Spectral Line

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spectral line

[′spek·trəl ‚līn]
A discrete value of a quantity, such as frequency, wavelength, energy, or mass, whose spectrum is being investigated; one may observe a finite spread of values resulting from such factors as level width, Doppler broadening, and instrument imperfections. Also known as spectrum line.
McGraw-Hill Dictionary of Scientific & Technical Terms, 6E, Copyright © 2003 by The McGraw-Hill Companies, Inc.
The following article is from The Great Soviet Encyclopedia (1979). It might be outdated or ideologically biased.

Spectral Line


a thin line in an optical spectrum. Each such line can be characterized by a certain wavelength λ or frequency v = c/λ, where c is the speed of light. Spectral lines are observed in emission spectra as bright (colored) lines on a dark background and in absorption spectra as dark lines on a bright background. Each spectral line corresponds to a definite quantum transition in an atom, molecule, or crystal. Spectral lines are not strictly monochromatic: each one has a certain width Δλ.

The Great Soviet Encyclopedia, 3rd Edition (1970-1979). © 2010 The Gale Group, Inc. All rights reserved.
References in periodicals archive ?
The goal is to click on a dip caused by a known absorption line. That's why it's important to use a prominent A-type star for calibration.
Another feature is a strong absorption line of Mg II at 4482 [Angstrom] (Figure 3).
It will be capable of detecting and measuring the mass of the WHIM by observing oxygen and other elemental absorption lines by foreground clouds in the spectra of quasars with orders of magnitude more sensitivity and better resolution than Chandra and XMM-Newton.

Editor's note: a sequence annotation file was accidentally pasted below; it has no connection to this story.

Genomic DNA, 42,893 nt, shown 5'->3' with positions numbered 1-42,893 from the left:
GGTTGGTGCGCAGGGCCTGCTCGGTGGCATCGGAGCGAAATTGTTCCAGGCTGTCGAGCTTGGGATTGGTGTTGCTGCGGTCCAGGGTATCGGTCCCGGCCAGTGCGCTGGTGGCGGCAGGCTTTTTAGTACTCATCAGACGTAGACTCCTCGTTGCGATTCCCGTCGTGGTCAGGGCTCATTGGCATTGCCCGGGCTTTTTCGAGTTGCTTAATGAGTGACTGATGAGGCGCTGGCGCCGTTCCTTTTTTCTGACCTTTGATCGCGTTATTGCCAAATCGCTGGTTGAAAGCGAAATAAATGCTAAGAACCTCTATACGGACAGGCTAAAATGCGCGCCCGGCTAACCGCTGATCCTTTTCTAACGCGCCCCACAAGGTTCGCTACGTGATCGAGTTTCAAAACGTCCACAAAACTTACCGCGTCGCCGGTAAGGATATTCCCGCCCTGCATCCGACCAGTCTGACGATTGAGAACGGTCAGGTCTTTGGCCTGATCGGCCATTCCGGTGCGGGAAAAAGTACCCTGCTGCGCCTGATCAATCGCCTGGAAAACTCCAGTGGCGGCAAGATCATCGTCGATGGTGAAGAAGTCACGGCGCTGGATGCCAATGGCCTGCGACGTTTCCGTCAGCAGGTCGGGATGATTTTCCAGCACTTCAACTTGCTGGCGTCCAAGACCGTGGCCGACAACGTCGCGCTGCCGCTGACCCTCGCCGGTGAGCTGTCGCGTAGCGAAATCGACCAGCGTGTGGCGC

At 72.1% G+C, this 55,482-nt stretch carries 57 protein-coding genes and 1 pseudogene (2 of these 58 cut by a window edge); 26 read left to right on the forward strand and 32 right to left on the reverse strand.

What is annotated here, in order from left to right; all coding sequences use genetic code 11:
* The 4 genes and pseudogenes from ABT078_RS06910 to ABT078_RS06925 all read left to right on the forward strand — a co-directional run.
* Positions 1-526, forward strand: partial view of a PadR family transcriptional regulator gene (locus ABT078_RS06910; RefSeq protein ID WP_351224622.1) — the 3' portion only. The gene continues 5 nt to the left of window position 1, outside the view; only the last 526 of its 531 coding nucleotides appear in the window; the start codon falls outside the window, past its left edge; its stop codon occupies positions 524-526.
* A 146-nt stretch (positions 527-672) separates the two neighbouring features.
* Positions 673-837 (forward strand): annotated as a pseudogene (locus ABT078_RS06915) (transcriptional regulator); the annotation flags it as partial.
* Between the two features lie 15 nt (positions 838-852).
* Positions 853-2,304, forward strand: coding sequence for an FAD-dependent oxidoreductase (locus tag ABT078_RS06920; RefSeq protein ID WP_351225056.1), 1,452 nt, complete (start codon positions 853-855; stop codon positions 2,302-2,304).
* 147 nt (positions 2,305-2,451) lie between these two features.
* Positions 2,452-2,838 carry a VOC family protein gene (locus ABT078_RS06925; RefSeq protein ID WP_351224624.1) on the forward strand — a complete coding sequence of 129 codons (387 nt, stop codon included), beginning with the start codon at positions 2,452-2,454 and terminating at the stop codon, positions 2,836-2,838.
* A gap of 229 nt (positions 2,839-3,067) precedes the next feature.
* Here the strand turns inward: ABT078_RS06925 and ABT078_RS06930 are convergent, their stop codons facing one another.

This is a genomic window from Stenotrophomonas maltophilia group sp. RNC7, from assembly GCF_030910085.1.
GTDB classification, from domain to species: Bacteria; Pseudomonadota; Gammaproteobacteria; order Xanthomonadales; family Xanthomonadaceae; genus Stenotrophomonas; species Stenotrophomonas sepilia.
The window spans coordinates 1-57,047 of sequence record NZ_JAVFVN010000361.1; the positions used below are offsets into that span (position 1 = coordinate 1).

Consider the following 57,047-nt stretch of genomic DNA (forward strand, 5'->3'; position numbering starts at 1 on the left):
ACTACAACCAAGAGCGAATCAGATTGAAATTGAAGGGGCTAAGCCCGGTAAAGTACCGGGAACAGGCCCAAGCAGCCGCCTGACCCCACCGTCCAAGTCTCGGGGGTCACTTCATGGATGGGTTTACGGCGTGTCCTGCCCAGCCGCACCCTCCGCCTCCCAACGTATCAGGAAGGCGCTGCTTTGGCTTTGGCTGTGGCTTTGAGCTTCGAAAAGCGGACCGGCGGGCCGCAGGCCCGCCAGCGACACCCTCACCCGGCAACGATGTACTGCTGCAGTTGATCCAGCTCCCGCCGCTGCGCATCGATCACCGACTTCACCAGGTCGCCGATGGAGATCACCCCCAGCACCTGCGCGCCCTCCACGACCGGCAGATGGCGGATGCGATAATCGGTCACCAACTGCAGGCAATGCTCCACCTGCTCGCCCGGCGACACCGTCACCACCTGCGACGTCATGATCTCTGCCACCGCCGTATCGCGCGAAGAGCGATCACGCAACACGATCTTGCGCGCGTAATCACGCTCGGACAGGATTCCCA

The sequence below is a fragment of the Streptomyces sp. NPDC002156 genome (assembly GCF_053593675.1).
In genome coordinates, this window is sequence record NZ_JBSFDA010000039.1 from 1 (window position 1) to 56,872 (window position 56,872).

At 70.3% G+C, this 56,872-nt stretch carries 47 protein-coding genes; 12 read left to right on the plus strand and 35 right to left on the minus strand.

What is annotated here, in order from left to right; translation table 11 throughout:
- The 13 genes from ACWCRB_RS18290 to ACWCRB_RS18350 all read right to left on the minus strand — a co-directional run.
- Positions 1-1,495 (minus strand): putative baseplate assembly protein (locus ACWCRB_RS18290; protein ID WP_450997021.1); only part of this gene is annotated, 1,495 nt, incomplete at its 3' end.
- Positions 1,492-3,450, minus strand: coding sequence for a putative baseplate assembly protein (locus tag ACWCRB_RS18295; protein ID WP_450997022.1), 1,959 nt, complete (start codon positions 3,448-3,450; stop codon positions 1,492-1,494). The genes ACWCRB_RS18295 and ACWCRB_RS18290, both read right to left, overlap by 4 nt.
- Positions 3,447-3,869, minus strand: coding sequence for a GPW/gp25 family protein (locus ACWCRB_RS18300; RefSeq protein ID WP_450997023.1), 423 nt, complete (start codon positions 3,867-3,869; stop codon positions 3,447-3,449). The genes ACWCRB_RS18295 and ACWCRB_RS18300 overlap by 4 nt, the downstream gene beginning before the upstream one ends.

where the quantity A([bar.v] = ln([PHI]([bar.v])/[[PHI].sub.0]([bar.v])) is the spectral absorbance (Naperian), in certain cases (see, e.g., http://goldbook.iupac.org/A00028.html) also called extinction, and [A.sub.line] is the spectrally integrated area of the absorption line. Using (2) the species amount fraction can be derived from spectroscopic measurements as pointed out in previous publications [12].
FTIR (450-4000 [cm.sup.-1]) and Raman (95-3000 [cm.sup.-1]) spectra have been presented with different absorption lines and their association with corresponding vibrational modes on the basis of DFT calculations.
For the integrated line spectroscopy the magnitude to be measured is the area under a few absorption lines.
Since the late 1960s, observers have been checking to see whether the spacings between the absorption lines in quasar spectra differ slightly from those observed in laboratory experiments.
Note that there are absorption lines from various atmospheric gasses, but there are major transmission widows in the near-, mid-, and far-IR ranges.
Furthermore, infrared DIAL systems are preferred because they are highly sensitive to the laser energy, are relatively eye safe, and more importantly, are in the spectral range where most molecular-specific absorption lines occur.|3~ Of the available infrared lasers, C|O.sub.2~ lasers are the best suited for long path atmospheric monitoring because they have the highest efficiencies and powers, are easily tuned, and cover the 9.2 to 10.9 ||micro~meter~ range, which is rich in molecular-specific spectra.
Light from a star surrounded by a cloud of gas often shows absorption lines produced when starlight of a specific energy is absorbed by atoms in the gas cloud.
There were some hints that this couldn't be the case - for example, early spectrometry (looking at the wavelengths of light visible in the sun) showed that we could identify the elements in the sun, by looking at the absorption lines: